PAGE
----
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Chart of Contraindications and Precautions to Commonly Used Vaccines

For Childhood Vaccines

The contents of this page were excerpted from the ACIP General Recommendations (January 28, 2011) and include corrections detailed in errata dated July 29, 2011 and any changes to recommendations as of January 2014.

Consult the main contraindications page for links to other contraindications and precautions materials.

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Source: Immunization Action Coalition

Also see Conditions Commonly Misperceived as Contraindications to Vaccination

Also available Contraindications and precautions for ADULTS only

Guide to Contraindications1 and Precautions1 to Commonly Used Vaccines*,
Vaccine Contraindications1 Precautions1

Hepatitis B (HepB)

  • Severe allergic reaction (e.g., anaphylaxis) after a previous dose or to a vaccine component
  • Moderate or severe acute illness with or without fever
  • Infant weighing less than 2000 grams (4 lbs, 6.4 oz)2
Rotavirus
(RV5 [RotaTeq], RV1 [Rotarix])
  • Severe allergic reaction (e.g., anaphylaxis) after a previous dose or to a vaccine component
  • Severe combined immunodeficiency (SCID)
  • History of intussusception
  • Moderate or severe acute illness with or without fever
  • Altered immunocompetence other than SCID
  • Chronic gastrointestinal disease3
  • Spina bifida or bladder exstrophy3

Diphtheria, tetanus, pertussis (DTaP)

Tetanus, diphtheria, pertussis (Tdap)

Tetanus, diphtheria (DT, Td)

  • Severe allergic reaction (e.g., anaphylaxis) after a previous dose or to a vaccine component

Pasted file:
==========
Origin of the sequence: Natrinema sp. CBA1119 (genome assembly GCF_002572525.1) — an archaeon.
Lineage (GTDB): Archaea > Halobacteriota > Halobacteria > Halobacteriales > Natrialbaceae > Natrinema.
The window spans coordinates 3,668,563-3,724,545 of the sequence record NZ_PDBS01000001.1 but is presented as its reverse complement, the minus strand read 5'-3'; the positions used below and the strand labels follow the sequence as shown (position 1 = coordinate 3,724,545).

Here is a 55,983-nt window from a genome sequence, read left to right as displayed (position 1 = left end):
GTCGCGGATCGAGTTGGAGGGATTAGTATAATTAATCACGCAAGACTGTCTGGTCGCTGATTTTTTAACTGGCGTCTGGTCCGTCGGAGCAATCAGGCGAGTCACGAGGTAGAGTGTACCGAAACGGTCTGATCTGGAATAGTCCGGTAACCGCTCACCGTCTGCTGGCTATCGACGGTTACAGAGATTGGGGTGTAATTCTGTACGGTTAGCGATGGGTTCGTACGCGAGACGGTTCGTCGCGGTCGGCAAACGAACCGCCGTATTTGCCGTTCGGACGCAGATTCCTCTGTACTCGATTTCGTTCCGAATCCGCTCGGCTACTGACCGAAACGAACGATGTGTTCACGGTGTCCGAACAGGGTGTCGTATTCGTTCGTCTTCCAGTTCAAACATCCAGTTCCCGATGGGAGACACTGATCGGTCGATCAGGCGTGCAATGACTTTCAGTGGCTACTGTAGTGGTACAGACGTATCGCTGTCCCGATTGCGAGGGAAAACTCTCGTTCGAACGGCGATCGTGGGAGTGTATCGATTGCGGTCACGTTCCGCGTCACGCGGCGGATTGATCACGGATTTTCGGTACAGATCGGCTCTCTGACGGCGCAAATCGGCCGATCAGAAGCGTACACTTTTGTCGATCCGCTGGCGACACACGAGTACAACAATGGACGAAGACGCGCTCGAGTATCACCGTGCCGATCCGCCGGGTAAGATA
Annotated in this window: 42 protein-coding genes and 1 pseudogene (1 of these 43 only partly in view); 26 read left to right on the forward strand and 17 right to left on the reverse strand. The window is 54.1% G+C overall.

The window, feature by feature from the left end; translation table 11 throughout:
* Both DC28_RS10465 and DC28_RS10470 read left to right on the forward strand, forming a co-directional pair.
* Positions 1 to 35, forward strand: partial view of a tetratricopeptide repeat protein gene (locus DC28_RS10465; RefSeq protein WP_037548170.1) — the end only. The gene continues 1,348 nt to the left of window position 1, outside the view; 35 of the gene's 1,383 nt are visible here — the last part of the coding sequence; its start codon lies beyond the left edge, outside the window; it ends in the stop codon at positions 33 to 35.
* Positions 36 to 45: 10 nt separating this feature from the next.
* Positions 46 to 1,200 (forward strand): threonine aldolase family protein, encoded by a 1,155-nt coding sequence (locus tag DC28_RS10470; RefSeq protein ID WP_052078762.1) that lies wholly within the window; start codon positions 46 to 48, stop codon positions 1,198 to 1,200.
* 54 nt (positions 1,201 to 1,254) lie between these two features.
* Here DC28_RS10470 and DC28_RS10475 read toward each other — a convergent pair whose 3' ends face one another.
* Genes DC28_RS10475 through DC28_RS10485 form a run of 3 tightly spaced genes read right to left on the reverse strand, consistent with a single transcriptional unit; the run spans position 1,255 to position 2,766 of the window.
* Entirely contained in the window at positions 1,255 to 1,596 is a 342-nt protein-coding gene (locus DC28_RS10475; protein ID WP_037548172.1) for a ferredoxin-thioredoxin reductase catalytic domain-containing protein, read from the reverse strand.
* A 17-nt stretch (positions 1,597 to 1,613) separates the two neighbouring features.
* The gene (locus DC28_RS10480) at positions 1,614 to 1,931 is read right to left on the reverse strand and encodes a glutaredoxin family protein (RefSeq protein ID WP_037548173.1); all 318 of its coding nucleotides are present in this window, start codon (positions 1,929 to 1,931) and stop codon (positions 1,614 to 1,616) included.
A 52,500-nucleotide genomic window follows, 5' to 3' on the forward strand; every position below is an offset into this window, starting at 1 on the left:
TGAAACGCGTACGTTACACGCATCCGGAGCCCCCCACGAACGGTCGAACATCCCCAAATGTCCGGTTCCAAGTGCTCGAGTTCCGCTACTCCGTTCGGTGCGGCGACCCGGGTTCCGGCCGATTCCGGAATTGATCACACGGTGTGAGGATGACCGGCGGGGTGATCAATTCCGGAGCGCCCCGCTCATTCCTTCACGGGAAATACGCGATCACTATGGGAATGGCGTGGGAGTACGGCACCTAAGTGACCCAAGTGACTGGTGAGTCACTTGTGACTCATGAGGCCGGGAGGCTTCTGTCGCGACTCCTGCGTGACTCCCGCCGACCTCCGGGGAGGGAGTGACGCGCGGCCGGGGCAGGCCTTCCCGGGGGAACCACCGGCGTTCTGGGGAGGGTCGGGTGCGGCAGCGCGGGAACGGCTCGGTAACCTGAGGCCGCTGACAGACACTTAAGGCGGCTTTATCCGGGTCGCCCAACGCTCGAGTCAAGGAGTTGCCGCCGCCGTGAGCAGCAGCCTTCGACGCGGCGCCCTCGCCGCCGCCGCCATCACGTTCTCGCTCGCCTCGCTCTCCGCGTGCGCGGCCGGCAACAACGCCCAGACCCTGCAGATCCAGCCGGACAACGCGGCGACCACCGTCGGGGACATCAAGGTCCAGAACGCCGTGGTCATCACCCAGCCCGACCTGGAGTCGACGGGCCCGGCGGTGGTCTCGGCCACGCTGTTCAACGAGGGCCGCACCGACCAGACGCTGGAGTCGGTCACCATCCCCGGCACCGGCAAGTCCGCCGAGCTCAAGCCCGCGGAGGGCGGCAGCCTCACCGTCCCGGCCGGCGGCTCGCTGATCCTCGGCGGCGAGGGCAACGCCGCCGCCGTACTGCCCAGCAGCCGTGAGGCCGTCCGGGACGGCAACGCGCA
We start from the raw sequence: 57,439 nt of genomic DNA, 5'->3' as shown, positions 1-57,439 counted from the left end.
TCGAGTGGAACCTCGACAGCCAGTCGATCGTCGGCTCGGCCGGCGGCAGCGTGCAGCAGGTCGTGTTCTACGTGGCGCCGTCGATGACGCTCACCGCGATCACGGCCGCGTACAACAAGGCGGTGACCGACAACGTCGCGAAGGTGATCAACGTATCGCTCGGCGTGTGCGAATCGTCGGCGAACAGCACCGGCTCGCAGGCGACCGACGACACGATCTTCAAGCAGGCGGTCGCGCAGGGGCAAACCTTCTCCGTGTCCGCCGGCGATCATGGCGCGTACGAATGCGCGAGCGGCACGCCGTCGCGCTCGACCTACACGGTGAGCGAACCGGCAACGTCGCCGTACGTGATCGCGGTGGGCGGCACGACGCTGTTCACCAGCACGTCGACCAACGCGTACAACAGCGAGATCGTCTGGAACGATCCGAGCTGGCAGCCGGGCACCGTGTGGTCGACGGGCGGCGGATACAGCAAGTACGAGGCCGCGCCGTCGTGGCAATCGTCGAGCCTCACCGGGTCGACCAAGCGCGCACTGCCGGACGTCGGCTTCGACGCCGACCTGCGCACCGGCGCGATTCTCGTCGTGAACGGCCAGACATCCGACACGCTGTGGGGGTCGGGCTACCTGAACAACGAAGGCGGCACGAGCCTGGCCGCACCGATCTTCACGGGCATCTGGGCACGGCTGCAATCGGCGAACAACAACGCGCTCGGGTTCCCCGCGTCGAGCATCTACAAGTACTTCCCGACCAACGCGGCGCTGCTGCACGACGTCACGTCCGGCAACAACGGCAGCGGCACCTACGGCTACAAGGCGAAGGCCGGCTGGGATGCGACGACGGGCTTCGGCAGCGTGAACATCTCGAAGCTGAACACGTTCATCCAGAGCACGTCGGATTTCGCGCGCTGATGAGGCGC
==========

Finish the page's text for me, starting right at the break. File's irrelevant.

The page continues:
• For pertussis-containing vaccines: encephalopathy (e.g., coma, decreased level of consciousness, prolonged seizures) not attributable to another identifiable cause within 7 days of administration of a previous dose of DTP or DTaP (for DTaP); or of previous dose of DTP, DTaP, or Tdap (for Tdap)
  • Moderate or severe acute illness with or without fever
  • Guillain-Barré syndrome (GBS) within 6 weeks after a previous dose of tetanus toxoid-containing vaccine
  • History of arthus-type hypersensitivity reactions after a previous dose of tetanus or diphtheria toxoid-containing vaccine; defer vaccination until at least 10 years have elapsed since the last tetanus-toxoid containing vaccine
  • For pertussis-containing vaccines: progressive or unstable neurologic disorder (including infantile spasms for DTaP), uncontrolled seizures, or progressive encephalopathy until a treatment regimen has been established and the condition has stabilized

For DTaP only:

  • Temperature of 105° F or higher (40.5° C or higher) within 48 hours after vaccination with a previous dose of DTP/DTaP
  • Collapse or shock-like state (i.e., hypotonic hyporesponsive episode) within 48 hours after receiving a previous dose of DTP/DTaP
  • Seizure within 3 days after receiving a previous dose of DTP/DTaP
  • Persistent, inconsolable crying lasting 3 or more hours within 48 hours after receiving a previous dose of DTP/DTaP
Haemophilus influenzae type b (Hib)
  • Severe allergic reaction (e.g., anaphylaxis) after a previous dose or to a vaccine component
  • Age younger than 6 weeks